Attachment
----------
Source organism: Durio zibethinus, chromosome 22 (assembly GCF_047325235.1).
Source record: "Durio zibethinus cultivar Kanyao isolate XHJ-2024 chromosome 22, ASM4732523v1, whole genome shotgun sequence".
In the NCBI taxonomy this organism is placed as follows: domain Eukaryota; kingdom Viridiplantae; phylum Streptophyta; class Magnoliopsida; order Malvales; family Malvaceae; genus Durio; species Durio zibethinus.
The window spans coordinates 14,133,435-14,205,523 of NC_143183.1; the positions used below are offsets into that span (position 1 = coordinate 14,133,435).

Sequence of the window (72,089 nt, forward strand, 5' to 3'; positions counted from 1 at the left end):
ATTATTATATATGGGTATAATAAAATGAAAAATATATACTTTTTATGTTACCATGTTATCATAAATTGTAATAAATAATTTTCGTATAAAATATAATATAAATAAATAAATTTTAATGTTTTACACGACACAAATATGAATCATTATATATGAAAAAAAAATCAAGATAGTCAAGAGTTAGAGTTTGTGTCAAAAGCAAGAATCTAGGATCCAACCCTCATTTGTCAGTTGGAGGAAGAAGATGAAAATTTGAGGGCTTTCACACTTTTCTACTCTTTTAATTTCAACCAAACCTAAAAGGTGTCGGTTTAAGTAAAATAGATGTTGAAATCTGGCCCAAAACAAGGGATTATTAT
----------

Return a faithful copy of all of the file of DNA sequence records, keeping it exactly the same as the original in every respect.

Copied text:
Source organism: Durio zibethinus, chromosome 22 (assembly GCF_047325235.1).
Source record: "Durio zibethinus cultivar Kanyao isolate XHJ-2024 chromosome 22, ASM4732523v1, whole genome shotgun sequence".
In the NCBI taxonomy this organism is placed as follows: domain Eukaryota; kingdom Viridiplantae; phylum Streptophyta; class Magnoliopsida; order Malvales; family Malvaceae; genus Durio; species Durio zibethinus.
The window spans coordinates 14,133,435-14,205,523 of NC_143183.1; the positions used below are offsets into that span (position 1 = coordinate 14,133,435).

Sequence of the window (72,089 nt, forward strand, 5' to 3'; positions counted from 1 at the left end):
ATTATTATATATGGGTATAATAAAATGAAAAATATATACTTTTTATGTTACCATGTTATCATAAATTGTAATAAATAATTTTCGTATAAAATATAATATAAATAAATAAATTTTAATGTTTTACACGACACAAATATGAATCATTATATATGAAAAAAAAATCAAGATAGTCAAGAGTTAGAGTTTGTGTCAAAAGCAAGAATCTAGGATCCAACCCTCATTTGTCAGTTGGAGGAAGAAGATGAAAATTTGAGGGCTTTCACACTTTTCTACTCTTTTAATTTCAACCAAACCTAAAAGGTGTCGGTTTAAGTAAAATAGATGTTGAAATCTGGCCCAAAACAAGGGATTATTAT